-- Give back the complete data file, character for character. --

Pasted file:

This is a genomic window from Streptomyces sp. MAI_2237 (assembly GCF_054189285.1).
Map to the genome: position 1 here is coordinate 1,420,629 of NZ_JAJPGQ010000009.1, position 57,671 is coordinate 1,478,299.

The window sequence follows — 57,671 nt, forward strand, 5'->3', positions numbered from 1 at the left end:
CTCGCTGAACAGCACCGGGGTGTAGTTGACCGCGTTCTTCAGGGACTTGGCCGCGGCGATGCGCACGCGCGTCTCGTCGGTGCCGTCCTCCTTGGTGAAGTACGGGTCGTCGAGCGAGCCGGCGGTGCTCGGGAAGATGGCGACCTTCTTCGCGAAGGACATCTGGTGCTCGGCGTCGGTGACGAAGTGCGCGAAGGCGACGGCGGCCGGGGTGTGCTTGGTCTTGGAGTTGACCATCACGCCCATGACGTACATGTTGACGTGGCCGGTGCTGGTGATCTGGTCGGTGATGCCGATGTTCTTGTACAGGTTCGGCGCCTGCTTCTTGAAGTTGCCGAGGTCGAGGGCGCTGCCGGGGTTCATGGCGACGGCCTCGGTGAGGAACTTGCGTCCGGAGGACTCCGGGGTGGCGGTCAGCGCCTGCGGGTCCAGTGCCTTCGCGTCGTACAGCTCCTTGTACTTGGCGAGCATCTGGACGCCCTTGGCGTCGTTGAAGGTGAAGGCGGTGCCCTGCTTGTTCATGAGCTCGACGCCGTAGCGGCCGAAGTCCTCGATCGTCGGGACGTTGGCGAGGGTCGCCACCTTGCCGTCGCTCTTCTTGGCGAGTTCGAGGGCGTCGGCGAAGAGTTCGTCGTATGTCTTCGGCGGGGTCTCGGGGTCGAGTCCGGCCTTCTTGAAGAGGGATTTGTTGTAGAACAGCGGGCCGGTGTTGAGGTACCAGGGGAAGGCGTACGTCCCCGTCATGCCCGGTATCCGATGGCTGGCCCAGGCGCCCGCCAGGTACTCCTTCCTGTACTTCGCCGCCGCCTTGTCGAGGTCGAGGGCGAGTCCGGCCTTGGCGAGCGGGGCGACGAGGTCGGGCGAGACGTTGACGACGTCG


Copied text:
This is a genomic window from Streptomyces sp. MAI_2237 (assembly GCF_054189285.1).
Map to the genome: position 1 here is coordinate 1,420,629 of NZ_JAJPGQ010000009.1, position 57,671 is coordinate 1,478,299.

The window sequence follows — 57,671 nt, forward strand, 5'->3', positions numbered from 1 at the left end:
CTCGCTGAACAGCACCGGGGTGTAGTTGACCGCGTTCTTCAGGGACTTGGCCGCGGCGATGCGCACGCGCGTCTCGTCGGTGCCGTCCTCCTTGGTGAAGTACGGGTCGTCGAGCGAGCCGGCGGTGCTCGGGAAGATGGCGACCTTCTTCGCGAAGGACATCTGGTGCTCGGCGTCGGTGACGAAGTGCGCGAAGGCGACGGCGGCCGGGGTGTGCTTGGTCTTGGAGTTGACCATCACGCCCATGACGTACATGTTGACGTGGCCGGTGCTGGTGATCTGGTCGGTGATGCCGATGTTCTTGTACAGGTTCGGCGCCTGCTTCTTGAAGTTGCCGAGGTCGAGGGCGCTGCCGGGGTTCATGGCGACGGCCTCGGTGAGGAACTTGCGTCCGGAGGACTCCGGGGTGGCGGTCAGCGCCTGCGGGTCCAGTGCCTTCGCGTCGTACAGCTCCTTGTACTTGGCGAGCATCTGGACGCCCTTGGCGTCGTTGAAGGTGAAGGCGGTGCCCTGCTTGTTCATGAGCTCGACGCCGTAGCGGCCGAAGTCCTCGATCGTCGGGACGTTGGCGAGGGTCGCCACCTTGCCGTCGCTCTTCTTGGCGAGTTCGAGGGCGTCGGCGAAGAGTTCGTCGTATGTCTTCGGCGGGGTCTCGGGGTCGAGTCCGGCCTTCTTGAAGAGGGATTTGTTGTAGAACAGCGGGCCGGTGTTGAGGTACCAGGGGAAGGCGTACGTCCCCGTCATGCCCGGTATCCGATGGCTGGCCCAGGCGCCCGCCAGGTACTCCTTCCTGTACTTCGCCGCCGCCTTGTCGAGGTCGAGGGCGAGTCCGGCCTTGGCGAGCGGGGCGACGAGGTCGGGCGAGACGTTGACGACGTCG